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Title: The development of a Br-Islamic identity : third generation Bangladeshis from East London (Tower Hamlets)
Author: Hoque, Aminul
ISNI:       0000 0004 5311 508X
Awarding Body: Goldsmiths
Current Institution: Goldsmiths College (University of London)
Date of Award: 2010
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This thesis is an in-depth ethnographic study of the lives and multiple identities of six third generation British born Bangladeshis from Tower Hamlets. I argue that they find it difficult to be both British and Bangladeshi and are presented with difficult identity choices. Marginalised by mainstream British society due to ethno-cultural differences, many are also excluded from the Bangladeshi community due to their adoption of a seemingly more Western lifestyle. This complex situation brings into sharp focus the question of identity or identities. Are British born third generation Bangladeshis: • Bangladeshi ? • British ? • Muslim ? • A fusion of the three ? The central argument of this study is that this dual exclusion from both wider British society and Bangladeshi culture has forced many third generation Bangladeshis to seek alternative identities. In modern geo-politics, the emergence of Islam as a powerful mobilising entity for its followers, has led to the growth of religiously orientated identities in many younger generations across the Muslim diaspora. Numerous third generation Bangladeshis from Tower Hamlets have syncretised their Bangladeshi culture with their Western socialisation within an Islamic framework. The result is the construction of what I have termed a Br-Islamic identity. Enabling the subjects to identify comfortably with their multifaceted identities, Br-Islam challenges traditional Bangladeshi norms, values and rituals and also contests the complex notion of what it means to be ‘British’. Br-Islam allows many to be British, Bangladeshi and Muslim all at the same time, thus occupying more of a socio-political rather than theological space in wider society. Furthermore, as a dynamic and complex postmodern identity, Br-Islam requires a constantly changing view of ‘self’, responding to rapid social, economic and technological changes in modern society. I argue that Br-Islam is a fluid response to this crisis – a hybrid concept negotiating the complexities of modern society and providing its members with the voice, visibility, belonging, representation and confidence to partake in the wider political process.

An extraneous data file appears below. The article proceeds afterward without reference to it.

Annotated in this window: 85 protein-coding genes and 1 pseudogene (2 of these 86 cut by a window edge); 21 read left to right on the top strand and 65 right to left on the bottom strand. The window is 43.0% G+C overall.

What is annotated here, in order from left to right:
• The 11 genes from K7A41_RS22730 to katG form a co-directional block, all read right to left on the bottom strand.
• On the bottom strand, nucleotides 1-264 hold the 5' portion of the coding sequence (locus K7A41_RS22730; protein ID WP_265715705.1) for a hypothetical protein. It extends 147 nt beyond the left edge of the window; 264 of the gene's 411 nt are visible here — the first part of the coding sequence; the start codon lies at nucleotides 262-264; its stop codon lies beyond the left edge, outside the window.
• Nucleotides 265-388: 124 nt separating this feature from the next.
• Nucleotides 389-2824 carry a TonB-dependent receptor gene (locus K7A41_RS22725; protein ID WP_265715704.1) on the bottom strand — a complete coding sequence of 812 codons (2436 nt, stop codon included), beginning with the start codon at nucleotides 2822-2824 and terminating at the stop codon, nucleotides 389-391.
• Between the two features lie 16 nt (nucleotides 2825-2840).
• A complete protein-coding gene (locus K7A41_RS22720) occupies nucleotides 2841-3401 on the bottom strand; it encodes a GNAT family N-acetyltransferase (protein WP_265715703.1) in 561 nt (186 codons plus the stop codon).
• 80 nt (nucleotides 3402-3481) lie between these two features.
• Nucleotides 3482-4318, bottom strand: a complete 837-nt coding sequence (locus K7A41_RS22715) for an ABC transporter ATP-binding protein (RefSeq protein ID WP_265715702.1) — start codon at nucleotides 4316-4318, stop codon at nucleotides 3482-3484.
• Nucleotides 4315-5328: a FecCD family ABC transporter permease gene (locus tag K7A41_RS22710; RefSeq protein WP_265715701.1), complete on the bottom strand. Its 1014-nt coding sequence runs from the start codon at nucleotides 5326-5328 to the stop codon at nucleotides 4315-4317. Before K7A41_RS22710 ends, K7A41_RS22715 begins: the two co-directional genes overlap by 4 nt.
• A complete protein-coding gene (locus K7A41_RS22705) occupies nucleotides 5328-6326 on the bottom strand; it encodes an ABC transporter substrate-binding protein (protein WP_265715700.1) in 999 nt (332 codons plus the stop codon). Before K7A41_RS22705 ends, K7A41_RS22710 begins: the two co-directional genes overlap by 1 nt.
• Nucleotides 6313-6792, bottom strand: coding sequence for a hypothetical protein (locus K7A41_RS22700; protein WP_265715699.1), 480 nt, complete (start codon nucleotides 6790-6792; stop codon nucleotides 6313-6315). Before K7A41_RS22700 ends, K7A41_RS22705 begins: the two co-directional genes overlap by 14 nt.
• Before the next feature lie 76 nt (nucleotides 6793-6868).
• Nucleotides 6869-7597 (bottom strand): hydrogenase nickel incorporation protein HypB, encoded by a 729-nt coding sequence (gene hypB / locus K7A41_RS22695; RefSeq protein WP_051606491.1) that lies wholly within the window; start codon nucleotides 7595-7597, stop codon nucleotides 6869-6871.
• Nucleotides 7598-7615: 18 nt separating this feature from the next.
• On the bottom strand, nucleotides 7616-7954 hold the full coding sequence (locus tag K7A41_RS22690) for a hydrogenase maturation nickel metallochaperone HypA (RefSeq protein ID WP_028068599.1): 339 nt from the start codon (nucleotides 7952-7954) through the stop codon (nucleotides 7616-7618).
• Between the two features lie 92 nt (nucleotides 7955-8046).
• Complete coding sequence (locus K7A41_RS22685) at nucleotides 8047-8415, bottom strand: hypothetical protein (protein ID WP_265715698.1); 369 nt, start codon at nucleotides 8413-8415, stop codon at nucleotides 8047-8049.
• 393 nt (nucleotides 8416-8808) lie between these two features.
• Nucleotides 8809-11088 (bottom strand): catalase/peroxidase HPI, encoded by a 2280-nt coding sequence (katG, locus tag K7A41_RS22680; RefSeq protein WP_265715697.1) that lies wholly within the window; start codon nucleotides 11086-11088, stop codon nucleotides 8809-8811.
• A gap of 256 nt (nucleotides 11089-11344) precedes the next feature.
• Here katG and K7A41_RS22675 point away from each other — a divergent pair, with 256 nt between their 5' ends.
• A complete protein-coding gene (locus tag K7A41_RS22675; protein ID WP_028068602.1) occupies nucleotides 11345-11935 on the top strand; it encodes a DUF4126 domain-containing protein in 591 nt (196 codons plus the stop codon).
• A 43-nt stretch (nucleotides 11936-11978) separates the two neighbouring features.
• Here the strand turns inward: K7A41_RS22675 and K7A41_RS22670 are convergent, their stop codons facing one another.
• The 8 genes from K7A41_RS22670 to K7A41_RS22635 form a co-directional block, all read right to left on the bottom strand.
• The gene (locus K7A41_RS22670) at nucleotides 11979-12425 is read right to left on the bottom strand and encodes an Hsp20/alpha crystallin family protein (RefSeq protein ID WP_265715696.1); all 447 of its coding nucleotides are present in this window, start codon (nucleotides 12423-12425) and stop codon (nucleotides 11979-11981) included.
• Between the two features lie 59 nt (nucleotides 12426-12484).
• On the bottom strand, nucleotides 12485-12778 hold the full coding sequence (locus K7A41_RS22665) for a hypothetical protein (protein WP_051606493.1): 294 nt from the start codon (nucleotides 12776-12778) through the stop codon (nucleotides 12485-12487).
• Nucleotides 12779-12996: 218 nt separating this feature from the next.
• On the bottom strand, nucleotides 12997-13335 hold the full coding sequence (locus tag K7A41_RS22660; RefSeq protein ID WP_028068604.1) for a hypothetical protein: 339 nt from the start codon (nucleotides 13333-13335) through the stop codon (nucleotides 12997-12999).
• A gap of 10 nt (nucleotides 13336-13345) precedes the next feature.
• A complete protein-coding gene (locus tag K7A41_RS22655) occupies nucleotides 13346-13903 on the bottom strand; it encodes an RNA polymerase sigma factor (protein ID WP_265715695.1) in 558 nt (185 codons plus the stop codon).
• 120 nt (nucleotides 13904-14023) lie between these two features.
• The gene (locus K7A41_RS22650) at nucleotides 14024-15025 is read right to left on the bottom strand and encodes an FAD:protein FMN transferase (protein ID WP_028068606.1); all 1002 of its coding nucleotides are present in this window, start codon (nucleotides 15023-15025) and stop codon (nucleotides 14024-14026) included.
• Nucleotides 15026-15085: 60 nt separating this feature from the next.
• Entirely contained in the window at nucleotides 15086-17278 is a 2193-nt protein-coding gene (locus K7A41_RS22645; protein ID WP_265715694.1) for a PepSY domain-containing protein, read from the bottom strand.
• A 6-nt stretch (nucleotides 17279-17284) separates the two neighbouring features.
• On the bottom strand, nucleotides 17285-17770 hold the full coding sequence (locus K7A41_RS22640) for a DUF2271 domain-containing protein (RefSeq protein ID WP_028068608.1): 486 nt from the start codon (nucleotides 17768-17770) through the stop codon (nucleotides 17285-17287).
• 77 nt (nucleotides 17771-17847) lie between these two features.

Supervisor: Not available Sponsor: Not available
Qualification Name: Thesis (Ph.D.) Qualification Level: Doctoral
EThOS ID:  DOI: Not available
Keywords: Academic studies in Education